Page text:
For example, nearly every single point of doctrine in the Canons are made by quoting a single verse from varied and disparate sources like Ezekiel, Moses, Paul, and all too infrequently, Jesus. This ‘systematic’ approach to theology has been disregarded by the leading and best theologians today who prefer a narrative approach to theology in which the themes and storylines of whole texts are used, rather than the ‘hunt and peck’ method of proof-texting that can be (and has been!) used to justify just about anything.
So many of the doctrines we are demanding adherence to were ‘constructed’ out of verses taken out of texts that were not actually concerned with that particular point at all, when read in light of the whole.

The trade-off between narrative and proof-text theologies presents an implicit argument that should be brought out, why the new narrative theology is qualitatively better than older forms. This position is not so much argued as assumed. In a pragmatic sense it may very well better accommodate the patterns of our thinking, but that said, I’m not sure that is a sufficient base from which to criticize the Reformation texts.

(In a post-modern sense, I am not wedded to either view. The point is that the contemporary cannot be privileged without also establishing its superiority according to some criteria. Does there exist a final hermeneutic? I rather doubt it.)

Underneath, I hear an argument of sorts being advanced, that the latter produces better spiritual fruit, that it is perhaps generates a better spiritual connection. I want to respect that, although I find that discipleship — the process of conviction-action-reflection/worship seems a better path to spiritual fruit than hermeneutics (this is likely a left-over from my childhood Methodism).

So we come then to the matter of “proof-texts.” This strikes me as being particularly cultural, speaking more to present cultural dis-stances than of a process. The Forms of Confession are theological documents, not the result of biblical exegesis. Rhetorically, I would suppose that behind most of the points we could find pre-existing commonplaces of texts; this is not the invention of proof-texting. Rather I see two things going on: first an adornment: what we say theologically is adorned biblically, the citations not only providing a formal connection but in themselves asserting a Reformed conviction about life in the Word. We put on the texts not merely as manipulation (though some do this), but as a way of confessing, even promising that we ground our life in God’s Word.

Secondly, in a more political mode, the use of proof-text, of drenching our thoughts in Scripture is a way of asserting something close to the priesthood of all believers; it is a protest, a counter to priestcraft with its reservation of truth for the “educated” or the elite. In the Reformation period, such a use of Scripture was deployed against the elaborate typological or allegorical readings of the medieval and patristic period, this being part of the rising tide of a more reason/fact oriented western intellectual tradition. At the congregational level in Reformed circles, the proof text then is a way of socially keeping the domine honest. It’s a dialogic approach.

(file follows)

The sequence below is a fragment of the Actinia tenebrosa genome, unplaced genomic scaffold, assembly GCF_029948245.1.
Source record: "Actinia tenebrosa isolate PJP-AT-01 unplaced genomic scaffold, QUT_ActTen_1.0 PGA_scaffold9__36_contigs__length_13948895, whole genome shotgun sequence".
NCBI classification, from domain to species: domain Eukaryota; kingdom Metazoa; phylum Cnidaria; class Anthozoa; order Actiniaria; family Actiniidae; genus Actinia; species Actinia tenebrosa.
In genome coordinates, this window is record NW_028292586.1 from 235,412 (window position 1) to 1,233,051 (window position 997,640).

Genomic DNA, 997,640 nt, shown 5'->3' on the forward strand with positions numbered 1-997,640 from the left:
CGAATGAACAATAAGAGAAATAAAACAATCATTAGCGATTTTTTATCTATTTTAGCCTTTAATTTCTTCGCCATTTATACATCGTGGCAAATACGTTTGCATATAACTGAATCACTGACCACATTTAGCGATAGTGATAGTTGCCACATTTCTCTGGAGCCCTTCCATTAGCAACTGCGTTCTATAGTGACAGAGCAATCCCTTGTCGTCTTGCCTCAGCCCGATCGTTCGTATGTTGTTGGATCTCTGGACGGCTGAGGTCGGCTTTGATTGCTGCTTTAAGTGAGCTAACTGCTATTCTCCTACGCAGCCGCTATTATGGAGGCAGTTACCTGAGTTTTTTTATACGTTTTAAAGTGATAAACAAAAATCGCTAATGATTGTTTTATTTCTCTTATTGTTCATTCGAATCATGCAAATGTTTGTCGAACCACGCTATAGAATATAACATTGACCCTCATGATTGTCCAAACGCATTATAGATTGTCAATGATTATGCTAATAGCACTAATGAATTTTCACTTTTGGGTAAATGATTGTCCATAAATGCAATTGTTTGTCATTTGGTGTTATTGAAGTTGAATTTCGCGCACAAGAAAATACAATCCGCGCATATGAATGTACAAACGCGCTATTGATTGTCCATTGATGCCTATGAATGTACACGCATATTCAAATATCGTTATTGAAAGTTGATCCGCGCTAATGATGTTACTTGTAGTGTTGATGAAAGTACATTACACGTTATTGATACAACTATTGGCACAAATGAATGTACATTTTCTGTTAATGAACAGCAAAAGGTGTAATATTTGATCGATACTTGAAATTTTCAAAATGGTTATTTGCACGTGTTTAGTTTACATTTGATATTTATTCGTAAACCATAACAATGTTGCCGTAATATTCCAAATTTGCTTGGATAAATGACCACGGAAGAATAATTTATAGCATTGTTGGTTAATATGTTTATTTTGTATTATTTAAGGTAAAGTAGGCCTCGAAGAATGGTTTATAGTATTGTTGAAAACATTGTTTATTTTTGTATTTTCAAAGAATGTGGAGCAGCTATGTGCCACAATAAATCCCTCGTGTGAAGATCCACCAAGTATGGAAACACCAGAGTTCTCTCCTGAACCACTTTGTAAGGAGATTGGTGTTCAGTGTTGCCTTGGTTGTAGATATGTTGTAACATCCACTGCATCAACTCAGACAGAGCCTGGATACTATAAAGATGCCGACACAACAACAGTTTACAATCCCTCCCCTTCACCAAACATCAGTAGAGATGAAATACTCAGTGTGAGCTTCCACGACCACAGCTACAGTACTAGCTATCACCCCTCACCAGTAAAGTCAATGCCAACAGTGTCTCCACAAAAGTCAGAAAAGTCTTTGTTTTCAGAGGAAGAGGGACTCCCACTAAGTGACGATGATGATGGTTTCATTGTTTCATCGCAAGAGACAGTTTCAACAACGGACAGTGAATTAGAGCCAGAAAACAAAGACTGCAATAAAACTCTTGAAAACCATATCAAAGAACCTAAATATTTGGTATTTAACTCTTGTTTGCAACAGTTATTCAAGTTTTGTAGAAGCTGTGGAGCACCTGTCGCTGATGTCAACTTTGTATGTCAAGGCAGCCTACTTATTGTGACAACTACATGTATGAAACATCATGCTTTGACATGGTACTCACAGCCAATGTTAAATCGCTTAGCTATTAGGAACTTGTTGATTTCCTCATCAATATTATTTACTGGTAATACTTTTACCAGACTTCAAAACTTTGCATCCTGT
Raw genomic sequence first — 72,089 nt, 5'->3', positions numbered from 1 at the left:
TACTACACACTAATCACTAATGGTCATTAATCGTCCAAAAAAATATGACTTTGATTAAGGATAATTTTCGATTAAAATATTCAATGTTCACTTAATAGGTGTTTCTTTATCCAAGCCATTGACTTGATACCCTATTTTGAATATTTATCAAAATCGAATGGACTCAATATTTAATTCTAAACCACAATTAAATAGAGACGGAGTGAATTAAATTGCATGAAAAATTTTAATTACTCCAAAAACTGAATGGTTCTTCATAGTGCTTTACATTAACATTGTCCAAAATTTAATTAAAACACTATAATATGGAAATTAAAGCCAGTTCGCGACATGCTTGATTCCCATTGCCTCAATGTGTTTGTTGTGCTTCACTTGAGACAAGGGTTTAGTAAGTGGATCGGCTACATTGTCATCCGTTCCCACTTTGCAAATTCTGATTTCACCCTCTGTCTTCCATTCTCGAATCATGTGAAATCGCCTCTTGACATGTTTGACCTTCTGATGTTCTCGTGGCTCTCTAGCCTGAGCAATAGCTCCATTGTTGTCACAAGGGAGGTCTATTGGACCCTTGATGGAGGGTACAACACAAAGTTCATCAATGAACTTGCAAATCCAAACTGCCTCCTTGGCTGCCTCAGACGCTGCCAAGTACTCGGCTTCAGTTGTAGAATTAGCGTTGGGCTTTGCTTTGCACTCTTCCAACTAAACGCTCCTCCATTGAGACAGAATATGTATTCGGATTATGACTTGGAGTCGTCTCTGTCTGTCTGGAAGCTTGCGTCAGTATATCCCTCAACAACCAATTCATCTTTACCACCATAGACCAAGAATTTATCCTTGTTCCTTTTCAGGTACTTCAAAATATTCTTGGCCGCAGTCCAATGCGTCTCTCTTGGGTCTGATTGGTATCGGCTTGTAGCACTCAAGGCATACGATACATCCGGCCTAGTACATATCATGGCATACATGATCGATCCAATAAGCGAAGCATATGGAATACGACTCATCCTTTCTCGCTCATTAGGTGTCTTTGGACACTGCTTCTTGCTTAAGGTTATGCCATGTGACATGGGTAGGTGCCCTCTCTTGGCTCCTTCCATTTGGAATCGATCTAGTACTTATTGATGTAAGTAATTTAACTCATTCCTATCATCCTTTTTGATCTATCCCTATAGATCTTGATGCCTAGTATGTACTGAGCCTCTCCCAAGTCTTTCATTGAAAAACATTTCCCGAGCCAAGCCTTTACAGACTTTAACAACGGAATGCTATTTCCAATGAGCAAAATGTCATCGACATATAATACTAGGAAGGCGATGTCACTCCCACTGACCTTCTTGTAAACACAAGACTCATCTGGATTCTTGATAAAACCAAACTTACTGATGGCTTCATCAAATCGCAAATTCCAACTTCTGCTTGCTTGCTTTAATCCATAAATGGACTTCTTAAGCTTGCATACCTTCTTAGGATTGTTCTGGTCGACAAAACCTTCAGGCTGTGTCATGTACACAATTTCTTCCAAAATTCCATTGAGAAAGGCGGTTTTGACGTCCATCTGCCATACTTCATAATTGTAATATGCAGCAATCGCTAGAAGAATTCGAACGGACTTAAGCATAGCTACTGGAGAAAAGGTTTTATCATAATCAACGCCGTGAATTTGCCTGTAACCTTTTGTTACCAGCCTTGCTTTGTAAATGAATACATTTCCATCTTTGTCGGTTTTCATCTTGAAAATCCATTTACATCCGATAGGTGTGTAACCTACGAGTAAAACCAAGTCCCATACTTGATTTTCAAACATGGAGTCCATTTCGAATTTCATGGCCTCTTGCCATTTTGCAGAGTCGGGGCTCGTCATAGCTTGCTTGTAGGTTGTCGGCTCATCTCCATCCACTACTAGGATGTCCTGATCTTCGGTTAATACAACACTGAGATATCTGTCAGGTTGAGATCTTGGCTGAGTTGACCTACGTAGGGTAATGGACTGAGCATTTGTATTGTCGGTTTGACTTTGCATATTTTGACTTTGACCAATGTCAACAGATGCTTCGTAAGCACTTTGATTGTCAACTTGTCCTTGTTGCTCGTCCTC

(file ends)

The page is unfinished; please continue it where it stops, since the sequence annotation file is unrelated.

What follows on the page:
Finally, there is the matter of our stance. Proof-texting, the drenching of life with the Word — this is what “those other folk” do, the ones at the third-tier Baptist schools. We reserve the Bible for the big stuff, but not the daily parts of our lives; proof-texting (and our discomfort with it) is a class boundary. And yet. I don’t know how I can be aflame with God (to borrow from the Desert Fathers) without it.

Or as the song goes, humming to myself on my tasks:
Sweeter are thy words to me
Than all other goods can be;
Safe I walk, thy truth my light,
hating falsehood, loving right.

Talking Faith

In No More “Enemy Turf,” Ed Kilgore lays out the rationale for engaging on cultural issues away from

Yes, certain demographic categories may be “lost” to conservatives if you insist on a winner-takes-all definition, and no, aggressively pursuing support among such voters isn’t worth it if it involves abandoning key principles or essentially adopting the opposition’s point of view. But reducing the margin of defeat on “hostile ground” is often achievable simply by paying attention and not wilfully repelling voters, and in the end a vote is a vote whether it comes from a segment of the electorate that progressives are “winning” or “losing.”

Kilgore notes in particular, the contribution of Amy Sullivan and her recent post in the Washington Post. At least some progressives are not only finding their voice but making important electoral inroads into these once off-limit constituencies.

Of note, he may also underestimate his own contributions, at least for me.

In those ugly days post-2004, Kilgore’s matter-of-fact faith at his old blog, Donkey Rising, along with that of Sullivan and a few others including an up-and-coming state senator from Illinois helped nurture the link between faith and progressive politics. Both articulate a language of hope that is larger than individualism, or the temporary appeals of self-interest.

Whether we talk about Ayn Rand, Romney’s always-switching policy nihilism, austerity economics, or shrinking back from our schools and universities, the conservative turn to the local, private, individual is a turning away from hope. it speaks of a failure of imagination and a settling for second best. Faith and progressive politics alike speak not only of hope for oneself, but of a hope for others, for our communities.  And it is hope that lets individuals pick up the generations-spanning task of justice.